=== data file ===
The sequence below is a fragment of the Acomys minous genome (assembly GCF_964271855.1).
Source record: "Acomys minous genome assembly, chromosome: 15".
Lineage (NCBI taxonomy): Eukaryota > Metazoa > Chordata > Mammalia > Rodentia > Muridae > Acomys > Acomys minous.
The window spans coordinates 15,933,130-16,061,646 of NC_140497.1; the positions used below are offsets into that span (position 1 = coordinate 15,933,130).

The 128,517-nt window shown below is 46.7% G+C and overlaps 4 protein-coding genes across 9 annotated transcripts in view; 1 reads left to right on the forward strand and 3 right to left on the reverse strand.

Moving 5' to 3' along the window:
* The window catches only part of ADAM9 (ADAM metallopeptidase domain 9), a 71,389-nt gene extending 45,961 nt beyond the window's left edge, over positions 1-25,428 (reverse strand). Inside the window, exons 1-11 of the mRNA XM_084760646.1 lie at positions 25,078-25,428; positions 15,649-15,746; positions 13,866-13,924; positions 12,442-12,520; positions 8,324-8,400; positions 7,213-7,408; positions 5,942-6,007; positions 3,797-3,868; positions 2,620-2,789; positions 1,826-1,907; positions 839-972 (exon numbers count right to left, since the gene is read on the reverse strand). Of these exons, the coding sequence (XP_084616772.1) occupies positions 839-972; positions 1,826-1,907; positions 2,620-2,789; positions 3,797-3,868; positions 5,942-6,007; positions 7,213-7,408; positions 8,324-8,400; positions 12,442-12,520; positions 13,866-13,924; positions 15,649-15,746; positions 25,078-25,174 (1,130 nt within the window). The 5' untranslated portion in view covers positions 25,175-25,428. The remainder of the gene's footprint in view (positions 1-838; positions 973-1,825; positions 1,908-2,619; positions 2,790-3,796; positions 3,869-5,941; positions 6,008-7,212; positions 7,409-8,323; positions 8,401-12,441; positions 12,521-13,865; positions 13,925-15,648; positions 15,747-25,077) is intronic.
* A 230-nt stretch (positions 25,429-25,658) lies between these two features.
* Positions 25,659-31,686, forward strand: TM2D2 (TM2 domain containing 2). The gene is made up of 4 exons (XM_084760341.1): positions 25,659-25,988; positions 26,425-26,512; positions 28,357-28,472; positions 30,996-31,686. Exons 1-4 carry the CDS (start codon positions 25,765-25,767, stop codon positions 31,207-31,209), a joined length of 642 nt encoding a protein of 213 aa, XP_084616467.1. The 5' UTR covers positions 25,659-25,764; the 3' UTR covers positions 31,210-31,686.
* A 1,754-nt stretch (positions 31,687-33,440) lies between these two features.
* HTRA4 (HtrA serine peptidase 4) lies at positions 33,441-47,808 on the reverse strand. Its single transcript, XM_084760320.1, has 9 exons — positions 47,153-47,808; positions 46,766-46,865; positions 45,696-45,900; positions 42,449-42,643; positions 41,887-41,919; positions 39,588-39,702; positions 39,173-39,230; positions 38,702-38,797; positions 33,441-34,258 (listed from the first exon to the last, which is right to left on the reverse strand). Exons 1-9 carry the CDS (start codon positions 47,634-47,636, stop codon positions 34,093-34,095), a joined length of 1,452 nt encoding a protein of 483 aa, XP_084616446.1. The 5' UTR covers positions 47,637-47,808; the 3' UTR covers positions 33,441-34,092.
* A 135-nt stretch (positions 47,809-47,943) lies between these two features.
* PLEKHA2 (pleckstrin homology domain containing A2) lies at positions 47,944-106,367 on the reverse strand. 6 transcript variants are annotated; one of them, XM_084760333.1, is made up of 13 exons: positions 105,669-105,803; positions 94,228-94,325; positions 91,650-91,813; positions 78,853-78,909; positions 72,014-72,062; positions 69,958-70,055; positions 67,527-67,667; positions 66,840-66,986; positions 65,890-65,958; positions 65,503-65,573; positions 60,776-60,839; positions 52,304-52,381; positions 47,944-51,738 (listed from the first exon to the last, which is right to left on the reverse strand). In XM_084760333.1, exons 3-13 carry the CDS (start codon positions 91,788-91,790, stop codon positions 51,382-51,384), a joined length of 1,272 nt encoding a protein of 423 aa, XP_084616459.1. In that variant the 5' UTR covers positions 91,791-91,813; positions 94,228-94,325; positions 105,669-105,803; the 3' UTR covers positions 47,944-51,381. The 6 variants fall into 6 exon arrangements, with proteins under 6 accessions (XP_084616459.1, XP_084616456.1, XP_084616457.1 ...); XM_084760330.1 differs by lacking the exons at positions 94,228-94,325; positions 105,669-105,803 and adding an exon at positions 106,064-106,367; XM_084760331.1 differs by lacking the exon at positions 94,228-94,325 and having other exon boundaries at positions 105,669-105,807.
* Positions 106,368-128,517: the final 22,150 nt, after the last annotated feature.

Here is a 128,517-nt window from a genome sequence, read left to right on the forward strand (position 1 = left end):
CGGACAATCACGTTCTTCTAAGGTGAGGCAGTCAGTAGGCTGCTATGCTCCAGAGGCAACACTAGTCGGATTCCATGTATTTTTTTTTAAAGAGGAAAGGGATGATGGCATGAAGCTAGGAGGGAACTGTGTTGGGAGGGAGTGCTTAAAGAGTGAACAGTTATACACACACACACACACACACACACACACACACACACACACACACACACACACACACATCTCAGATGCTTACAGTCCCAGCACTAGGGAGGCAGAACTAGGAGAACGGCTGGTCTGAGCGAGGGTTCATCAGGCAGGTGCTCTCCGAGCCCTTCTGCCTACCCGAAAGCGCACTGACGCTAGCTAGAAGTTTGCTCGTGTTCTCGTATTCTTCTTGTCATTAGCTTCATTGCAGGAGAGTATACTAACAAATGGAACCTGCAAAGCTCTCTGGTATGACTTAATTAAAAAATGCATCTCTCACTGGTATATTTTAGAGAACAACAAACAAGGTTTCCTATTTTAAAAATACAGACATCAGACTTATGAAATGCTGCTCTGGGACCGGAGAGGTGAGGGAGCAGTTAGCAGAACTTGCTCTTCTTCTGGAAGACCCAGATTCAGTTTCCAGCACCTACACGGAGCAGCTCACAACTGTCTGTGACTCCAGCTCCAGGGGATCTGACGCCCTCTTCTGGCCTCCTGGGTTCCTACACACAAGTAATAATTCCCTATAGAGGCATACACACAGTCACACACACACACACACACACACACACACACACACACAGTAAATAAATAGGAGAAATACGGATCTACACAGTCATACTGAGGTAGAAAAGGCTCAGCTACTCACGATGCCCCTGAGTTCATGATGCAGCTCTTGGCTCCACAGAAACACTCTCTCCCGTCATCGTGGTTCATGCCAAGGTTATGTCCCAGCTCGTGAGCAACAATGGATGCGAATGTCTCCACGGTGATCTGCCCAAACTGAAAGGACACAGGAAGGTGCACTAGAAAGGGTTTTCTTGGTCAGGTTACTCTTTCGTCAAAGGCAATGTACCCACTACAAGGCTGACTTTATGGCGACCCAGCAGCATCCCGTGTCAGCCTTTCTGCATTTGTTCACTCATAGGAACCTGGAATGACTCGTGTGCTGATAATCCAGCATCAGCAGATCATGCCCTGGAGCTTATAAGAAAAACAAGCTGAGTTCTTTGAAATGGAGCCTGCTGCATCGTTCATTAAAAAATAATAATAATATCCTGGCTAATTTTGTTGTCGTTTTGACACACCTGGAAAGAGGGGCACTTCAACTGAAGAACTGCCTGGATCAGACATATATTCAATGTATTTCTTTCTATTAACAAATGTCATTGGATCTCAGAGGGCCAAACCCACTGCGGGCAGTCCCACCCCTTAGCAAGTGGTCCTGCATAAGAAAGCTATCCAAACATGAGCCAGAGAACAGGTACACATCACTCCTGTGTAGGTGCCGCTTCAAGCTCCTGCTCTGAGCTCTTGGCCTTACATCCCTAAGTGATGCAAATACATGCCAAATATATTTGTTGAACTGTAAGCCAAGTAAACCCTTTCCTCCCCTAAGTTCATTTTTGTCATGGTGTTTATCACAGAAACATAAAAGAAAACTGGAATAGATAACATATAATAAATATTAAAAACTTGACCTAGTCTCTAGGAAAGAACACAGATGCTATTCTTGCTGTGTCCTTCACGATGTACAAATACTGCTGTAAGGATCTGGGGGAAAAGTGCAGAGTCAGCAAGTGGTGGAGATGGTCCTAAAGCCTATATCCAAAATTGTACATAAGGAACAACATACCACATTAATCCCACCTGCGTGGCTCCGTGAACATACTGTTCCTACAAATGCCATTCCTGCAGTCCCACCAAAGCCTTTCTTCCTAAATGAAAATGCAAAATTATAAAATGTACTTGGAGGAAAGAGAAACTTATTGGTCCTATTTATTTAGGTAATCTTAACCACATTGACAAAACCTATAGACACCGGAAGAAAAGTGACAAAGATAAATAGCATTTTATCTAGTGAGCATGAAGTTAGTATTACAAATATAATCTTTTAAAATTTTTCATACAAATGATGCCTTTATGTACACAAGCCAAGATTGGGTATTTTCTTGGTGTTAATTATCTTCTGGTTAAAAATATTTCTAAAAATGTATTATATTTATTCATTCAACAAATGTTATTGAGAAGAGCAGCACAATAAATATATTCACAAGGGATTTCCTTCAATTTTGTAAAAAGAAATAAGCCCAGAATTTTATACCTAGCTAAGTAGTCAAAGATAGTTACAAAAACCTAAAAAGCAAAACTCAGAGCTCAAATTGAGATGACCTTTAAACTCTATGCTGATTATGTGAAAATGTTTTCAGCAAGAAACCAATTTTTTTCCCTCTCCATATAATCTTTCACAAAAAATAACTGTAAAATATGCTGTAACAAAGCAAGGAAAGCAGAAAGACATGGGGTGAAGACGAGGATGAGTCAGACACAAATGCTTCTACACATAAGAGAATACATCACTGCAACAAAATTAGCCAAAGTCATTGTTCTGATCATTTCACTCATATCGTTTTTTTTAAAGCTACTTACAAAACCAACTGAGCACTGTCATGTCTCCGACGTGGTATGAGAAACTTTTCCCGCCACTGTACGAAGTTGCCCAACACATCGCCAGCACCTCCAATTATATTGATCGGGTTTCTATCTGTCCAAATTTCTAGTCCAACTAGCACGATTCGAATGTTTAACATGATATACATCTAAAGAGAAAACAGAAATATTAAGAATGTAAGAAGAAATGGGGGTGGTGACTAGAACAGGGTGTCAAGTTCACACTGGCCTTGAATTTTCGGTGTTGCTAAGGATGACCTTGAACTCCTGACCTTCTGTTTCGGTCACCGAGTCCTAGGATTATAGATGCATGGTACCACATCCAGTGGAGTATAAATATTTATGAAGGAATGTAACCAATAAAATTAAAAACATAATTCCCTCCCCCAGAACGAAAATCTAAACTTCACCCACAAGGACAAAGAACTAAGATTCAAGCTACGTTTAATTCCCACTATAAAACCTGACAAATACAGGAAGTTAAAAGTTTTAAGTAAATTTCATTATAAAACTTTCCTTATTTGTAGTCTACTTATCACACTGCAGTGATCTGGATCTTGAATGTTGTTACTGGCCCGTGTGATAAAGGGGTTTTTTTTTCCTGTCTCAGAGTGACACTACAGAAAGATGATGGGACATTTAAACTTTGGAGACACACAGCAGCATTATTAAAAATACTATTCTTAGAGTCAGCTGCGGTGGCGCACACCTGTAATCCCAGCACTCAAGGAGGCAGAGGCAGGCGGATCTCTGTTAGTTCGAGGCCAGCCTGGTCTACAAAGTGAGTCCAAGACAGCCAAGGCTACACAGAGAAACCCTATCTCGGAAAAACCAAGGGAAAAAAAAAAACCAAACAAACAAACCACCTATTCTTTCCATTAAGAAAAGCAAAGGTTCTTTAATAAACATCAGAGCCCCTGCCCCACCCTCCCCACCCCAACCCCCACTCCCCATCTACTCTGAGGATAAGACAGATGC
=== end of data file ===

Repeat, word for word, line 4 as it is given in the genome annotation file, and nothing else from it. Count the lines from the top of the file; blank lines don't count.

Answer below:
The window spans coordinates 15,933,130-16,061,646 of NC_140497.1; the positions used below are offsets into that span (position 1 = coordinate 15,933,130).